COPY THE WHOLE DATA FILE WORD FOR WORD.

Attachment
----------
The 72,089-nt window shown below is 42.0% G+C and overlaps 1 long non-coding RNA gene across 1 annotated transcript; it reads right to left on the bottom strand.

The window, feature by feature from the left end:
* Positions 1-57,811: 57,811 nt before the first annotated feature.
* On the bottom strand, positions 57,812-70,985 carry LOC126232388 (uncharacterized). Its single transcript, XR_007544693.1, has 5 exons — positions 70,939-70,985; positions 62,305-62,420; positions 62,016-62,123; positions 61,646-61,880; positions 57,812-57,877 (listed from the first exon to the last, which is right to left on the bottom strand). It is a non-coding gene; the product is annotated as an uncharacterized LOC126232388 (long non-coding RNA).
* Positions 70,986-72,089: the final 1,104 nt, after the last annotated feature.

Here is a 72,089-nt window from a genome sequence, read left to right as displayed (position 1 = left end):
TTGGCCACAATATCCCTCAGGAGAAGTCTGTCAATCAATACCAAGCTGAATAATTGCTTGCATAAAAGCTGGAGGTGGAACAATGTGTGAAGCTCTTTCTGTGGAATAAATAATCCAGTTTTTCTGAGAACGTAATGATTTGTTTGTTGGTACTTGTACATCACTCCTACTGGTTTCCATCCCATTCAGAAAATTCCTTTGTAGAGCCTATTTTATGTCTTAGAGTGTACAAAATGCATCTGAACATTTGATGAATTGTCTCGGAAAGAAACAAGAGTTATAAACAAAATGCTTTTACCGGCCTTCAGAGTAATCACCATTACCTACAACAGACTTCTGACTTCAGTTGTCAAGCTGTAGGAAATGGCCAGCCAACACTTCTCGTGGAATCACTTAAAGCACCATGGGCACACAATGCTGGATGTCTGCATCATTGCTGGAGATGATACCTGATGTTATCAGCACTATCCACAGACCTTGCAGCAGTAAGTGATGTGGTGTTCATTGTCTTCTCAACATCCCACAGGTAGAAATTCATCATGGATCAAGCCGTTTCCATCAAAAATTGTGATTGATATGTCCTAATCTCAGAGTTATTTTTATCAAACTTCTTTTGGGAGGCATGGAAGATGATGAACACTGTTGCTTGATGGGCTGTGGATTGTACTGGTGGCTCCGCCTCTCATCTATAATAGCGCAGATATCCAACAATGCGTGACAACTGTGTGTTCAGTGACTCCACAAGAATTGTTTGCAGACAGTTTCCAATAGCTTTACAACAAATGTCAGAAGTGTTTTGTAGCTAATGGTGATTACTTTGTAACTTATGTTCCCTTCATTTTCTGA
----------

The 72,089-nt window shown below is 42.0% G+C and overlaps 1 long non-coding RNA gene across 1 annotated transcript; it reads right to left on the bottom strand.

The window, feature by feature from the left end:
* Positions 1-57,811: 57,811 nt before the first annotated feature.
* On the bottom strand, positions 57,812-70,985 carry LOC126232388 (uncharacterized). Its single transcript, XR_007544693.1, has 5 exons — positions 70,939-70,985; positions 62,305-62,420; positions 62,016-62,123; positions 61,646-61,880; positions 57,812-57,877 (listed from the first exon to the last, which is right to left on the bottom strand). It is a non-coding gene; the product is annotated as an uncharacterized LOC126232388 (long non-coding RNA).
* Positions 70,986-72,089: the final 1,104 nt, after the last annotated feature.

Here is a 72,089-nt window from a genome sequence, read left to right as displayed (position 1 = left end):
TTGGCCACAATATCCCTCAGGAGAAGTCTGTCAATCAATACCAAGCTGAATAATTGCTTGCATAAAAGCTGGAGGTGGAACAATGTGTGAAGCTCTTTCTGTGGAATAAATAATCCAGTTTTTCTGAGAACGTAATGATTTGTTTGTTGGTACTTGTACATCACTCCTACTGGTTTCCATCCCATTCAGAAAATTCCTTTGTAGAGCCTATTTTATGTCTTAGAGTGTACAAAATGCATCTGAACATTTGATGAATTGTCTCGGAAAGAAACAAGAGTTATAAACAAAATGCTTTTACCGGCCTTCAGAGTAATCACCATTACCTACAACAGACTTCTGACTTCAGTTGTCAAGCTGTAGGAAATGGCCAGCCAACACTTCTCGTGGAATCACTTAAAGCACCATGGGCACACAATGCTGGATGTCTGCATCATTGCTGGAGATGATACCTGATGTTATCAGCACTATCCACAGACCTTGCAGCAGTAAGTGATGTGGTGTTCATTGTCTTCTCAACATCCCACAGGTAGAAATTCATCATGGATCAAGCCGTTTCCATCAAAAATTGTGATTGATATGTCCTAATCTCAGAGTTATTTTTATCAAACTTCTTTTGGGAGGCATGGAAGATGATGAACACTGTTGCTTGATGGGCTGTGGATTGTACTGGTGGCTCCGCCTCTCATCTATAATAGCGCAGATATCCAACAATGCGTGACAACTGTGTGTTCAGTGACTCCACAAGAATTGTTTGCAGACAGTTTCCAATAGCTTTACAACAAATGTCAGAAGTGTTTTGTAGCTAATGGTGATTACTTTGTAACTTATGTTCCCTTCATTTTCTGA